by Agathe Kuhn & Patrick Rogers
On 19 October 2021, the UK government published its highly anticipated Heat and Buildings Strategy (as part of an economy-wide net-zero by 2050 strategy). Originally expected in Autumn 2020, it came amongst a number of late publications as the UK presidency made preparations for the COP26 climate summit in Glasgow this November.
The strategy itself lays out plans to cut carbon emissions from 30 million UK homes and workplaces (representing almost a quarter of all UK’s GHG emissions) in the 2020s and introduces £3.9 billion of new funding to decarbonise heat and improve buildings’ energy performance.
Phasing out fossil fuel heating
A key ambition of the plan is to increase the adoption of heat pumps and to end sales of new gas boilers. For buildings off the gas grid, the phase out in large non-domestic buildings will begin in 2024, while for homes and all remaining non-domestic buildings off the gas grid, the phase out will begin in 2026.
For buildings on the gas grid, the ambition is to have phased out the installation of new natural gas boilers by 2035. To support this transition the newly announced Boiler Upgrade Scheme (2022-2025, replacing the Clean Heat Grant) commits funding of £450 million in grants to incentivise households and small businesses to install air source and ground source heat pumps.
Boosting energy performance of buildings
In addition to the measures introduced to increase the share of renewable heating, the Strategy also contains proposals to boost the energy performance of buildings in the UK:
- Minimum Energy Efficiency Standards (MEES): Private rented non-domestic buildings must reach Energy Performance Target (EPC) band C compliance by 2027, which will serve to reinforce the pre-existing target of minimum EPC band B compliance by 2030. For domestic buildings, all homes are to meet EPC band C rating by 2025 for new tenancies, and by 2028 for all tenancies.
- Future Buildings Standards: Increased performance standards for new builds in the commercial and industrial sector will be dictated by conclusions from the Future Buildings Standard consultation (now closed, details forthcoming), which will come into effect in 2025, with an interim uplift expected by June 2022.
- Future Homes Standards: From 2025, all new domestic buildings will have to comply with standards to make buildings ‘zero-carbon ready’: i.e., ensure their ability to become carbon neutral over time, as heat networks decarbonise. New buildings’ emissions are also required to be 75% lower than those built under current Building Regulations by 2025.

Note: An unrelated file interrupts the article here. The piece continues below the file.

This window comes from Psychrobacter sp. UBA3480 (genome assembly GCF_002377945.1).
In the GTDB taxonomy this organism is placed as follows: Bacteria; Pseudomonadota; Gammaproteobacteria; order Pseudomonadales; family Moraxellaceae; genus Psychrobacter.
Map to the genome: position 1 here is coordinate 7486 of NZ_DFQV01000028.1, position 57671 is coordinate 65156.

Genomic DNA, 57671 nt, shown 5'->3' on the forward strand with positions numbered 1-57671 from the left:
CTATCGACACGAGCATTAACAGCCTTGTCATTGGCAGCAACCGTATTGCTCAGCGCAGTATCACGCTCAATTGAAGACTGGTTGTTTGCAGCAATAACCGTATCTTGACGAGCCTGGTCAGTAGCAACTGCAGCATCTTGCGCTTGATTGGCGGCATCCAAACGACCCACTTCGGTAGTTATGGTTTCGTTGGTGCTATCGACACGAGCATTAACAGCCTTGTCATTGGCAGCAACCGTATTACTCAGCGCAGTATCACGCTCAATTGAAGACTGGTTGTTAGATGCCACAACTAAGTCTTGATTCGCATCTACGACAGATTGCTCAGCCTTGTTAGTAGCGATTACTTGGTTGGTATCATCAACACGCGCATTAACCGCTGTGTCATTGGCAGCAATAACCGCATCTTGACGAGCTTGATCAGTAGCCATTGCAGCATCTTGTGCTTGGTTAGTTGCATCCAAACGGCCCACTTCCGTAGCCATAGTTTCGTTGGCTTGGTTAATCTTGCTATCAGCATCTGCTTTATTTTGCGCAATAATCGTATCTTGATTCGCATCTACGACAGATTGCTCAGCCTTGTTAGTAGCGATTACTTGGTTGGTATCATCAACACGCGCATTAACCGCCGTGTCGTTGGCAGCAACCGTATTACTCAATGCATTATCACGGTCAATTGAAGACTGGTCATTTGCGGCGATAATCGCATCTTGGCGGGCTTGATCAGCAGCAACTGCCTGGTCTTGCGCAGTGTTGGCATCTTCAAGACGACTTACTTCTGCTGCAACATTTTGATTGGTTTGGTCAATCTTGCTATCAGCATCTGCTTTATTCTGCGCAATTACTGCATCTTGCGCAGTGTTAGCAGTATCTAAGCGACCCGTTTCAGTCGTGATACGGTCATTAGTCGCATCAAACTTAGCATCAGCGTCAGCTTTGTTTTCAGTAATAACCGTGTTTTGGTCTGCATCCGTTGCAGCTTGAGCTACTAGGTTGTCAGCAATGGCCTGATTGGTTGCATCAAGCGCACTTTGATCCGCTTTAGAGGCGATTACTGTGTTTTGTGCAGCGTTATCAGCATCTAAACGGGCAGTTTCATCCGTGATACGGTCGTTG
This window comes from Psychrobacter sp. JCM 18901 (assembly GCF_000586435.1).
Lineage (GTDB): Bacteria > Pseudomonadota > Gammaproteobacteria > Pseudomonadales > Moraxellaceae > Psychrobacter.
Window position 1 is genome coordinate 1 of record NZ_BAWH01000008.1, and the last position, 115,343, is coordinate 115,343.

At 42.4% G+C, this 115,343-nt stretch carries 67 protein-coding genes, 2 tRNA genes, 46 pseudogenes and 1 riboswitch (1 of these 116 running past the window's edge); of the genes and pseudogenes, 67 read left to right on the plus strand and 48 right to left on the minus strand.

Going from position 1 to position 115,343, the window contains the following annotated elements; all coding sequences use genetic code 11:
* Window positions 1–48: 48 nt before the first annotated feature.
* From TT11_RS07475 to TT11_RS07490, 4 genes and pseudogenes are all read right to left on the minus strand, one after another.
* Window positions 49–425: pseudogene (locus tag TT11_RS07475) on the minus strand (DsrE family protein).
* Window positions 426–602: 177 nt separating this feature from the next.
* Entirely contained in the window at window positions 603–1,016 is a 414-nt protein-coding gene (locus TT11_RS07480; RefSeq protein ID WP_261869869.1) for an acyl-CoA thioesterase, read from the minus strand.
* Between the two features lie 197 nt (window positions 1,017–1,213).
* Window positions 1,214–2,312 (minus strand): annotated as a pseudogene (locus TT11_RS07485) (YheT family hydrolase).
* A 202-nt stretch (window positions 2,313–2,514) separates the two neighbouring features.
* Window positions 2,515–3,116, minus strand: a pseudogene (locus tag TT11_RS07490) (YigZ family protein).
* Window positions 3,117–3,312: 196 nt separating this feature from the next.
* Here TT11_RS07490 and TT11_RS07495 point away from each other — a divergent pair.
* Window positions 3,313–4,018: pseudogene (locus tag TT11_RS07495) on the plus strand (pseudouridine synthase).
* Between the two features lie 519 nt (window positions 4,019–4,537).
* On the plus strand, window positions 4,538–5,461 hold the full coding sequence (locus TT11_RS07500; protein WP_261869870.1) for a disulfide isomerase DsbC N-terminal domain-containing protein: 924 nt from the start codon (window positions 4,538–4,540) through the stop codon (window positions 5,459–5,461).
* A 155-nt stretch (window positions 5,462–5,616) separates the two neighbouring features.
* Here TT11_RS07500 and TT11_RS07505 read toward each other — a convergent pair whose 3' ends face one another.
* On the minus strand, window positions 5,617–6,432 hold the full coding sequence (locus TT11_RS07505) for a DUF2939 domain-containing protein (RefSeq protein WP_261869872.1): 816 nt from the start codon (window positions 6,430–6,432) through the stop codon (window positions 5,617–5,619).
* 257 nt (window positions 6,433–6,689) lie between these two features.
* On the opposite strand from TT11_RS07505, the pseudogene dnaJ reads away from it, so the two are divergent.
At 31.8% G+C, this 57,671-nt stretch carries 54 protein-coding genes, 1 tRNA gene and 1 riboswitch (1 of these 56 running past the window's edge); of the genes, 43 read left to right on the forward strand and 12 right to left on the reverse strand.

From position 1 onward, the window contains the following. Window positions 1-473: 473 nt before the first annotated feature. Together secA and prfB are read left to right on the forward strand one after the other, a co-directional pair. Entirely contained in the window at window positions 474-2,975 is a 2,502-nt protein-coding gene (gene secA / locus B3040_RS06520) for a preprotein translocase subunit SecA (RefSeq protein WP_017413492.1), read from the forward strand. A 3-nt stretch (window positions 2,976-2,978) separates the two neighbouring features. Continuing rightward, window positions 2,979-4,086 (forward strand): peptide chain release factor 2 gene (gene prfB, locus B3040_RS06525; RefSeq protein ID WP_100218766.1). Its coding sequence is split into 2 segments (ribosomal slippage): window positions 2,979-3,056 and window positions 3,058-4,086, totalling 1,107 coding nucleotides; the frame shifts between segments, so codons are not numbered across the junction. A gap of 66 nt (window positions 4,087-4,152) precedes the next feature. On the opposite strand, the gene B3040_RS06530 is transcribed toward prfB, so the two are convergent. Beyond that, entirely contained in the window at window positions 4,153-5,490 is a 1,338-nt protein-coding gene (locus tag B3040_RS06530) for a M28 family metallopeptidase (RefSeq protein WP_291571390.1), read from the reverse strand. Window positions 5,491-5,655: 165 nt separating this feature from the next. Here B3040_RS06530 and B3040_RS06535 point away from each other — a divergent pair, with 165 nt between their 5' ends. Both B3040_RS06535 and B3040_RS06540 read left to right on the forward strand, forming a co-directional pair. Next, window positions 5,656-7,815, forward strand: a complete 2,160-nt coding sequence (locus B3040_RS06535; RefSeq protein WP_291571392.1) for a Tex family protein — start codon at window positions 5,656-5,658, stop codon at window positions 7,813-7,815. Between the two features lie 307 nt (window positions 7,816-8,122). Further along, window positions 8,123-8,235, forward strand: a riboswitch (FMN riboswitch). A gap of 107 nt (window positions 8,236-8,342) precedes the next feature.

- Lending practices: There is a proposed target for mortgage lenders to reach an average standard of EPC band C across their portfolios by 2030. The timeline given for voluntary disclosures by lenders is 2022, while mandatory disclosure requirements are expected by 2024.
The strategy confirms the trend in the UK towards the tightening of energy performance standards in buildings and contains a considered mix of carrots (cash incentives), sticks (regulations and minimum standards) and tambourines (long-term goals). Yet, while the publication demonstrates that the government is grappling with the right problems, the total expenditure on energy efficiency signalled in the strategy (£5.2 billion, including previous commitments) falls short of the £9.2 billion, which was promised by the Conservative party in their 2019 manifesto.
Furthermore, the public spending strategy laid out mainly targets public sector buildings (£1.4bn), those in fuel poverty (£950 million), and social housing (£800 million), while leaving a noticeable gap around domestic owner-occupied buildings - the single largest tenure type. This is somewhat surprising given the space left by the discontinuation of the Green Homes Grant scheme in March 2021. It also signals the government’s reliance on green finance solutions from the private sector to spur homeowners to invest in performance upgrades.
A similar reliance is seen in relation to non-domestic buildings, a sector for which eliminating emissions is expected to cost approximately £20 billion. To spur such investment, the government proposed long-dated targets (e.g. EPC band B for private-rented buildings by 2030) to allow asset owners time to achieve compliance. The proposed mortgage lender requirement further shows that leveraging private capital will be key to achieve the objectives of the strategy.
Looking ahead, reactions from experts suggest that further tightening of built environment regulations can be expected. Jim Watson, energy policy researcher at UCL and member of the government’s advisory group on the Heat and Buildings Strategy stated that the plan was modest, with an insufficient focus on energy efficiency, meaning it will “need to be followed up by a ratcheting up of ambitions in the coming months and years if the UK is to stay on track to be a climate-change leader – and to meet medium and long-term targets”.
In this context, it is clear that property owners in the UK should plan ahead in preparation for increasingly stringent energy efficiency standards this decade.
Longevity’s experts are closely monitoring updates in the UK policy framework for energy performance of buildings. Our team can support you in understanding the specific implications these measures will have on your operations.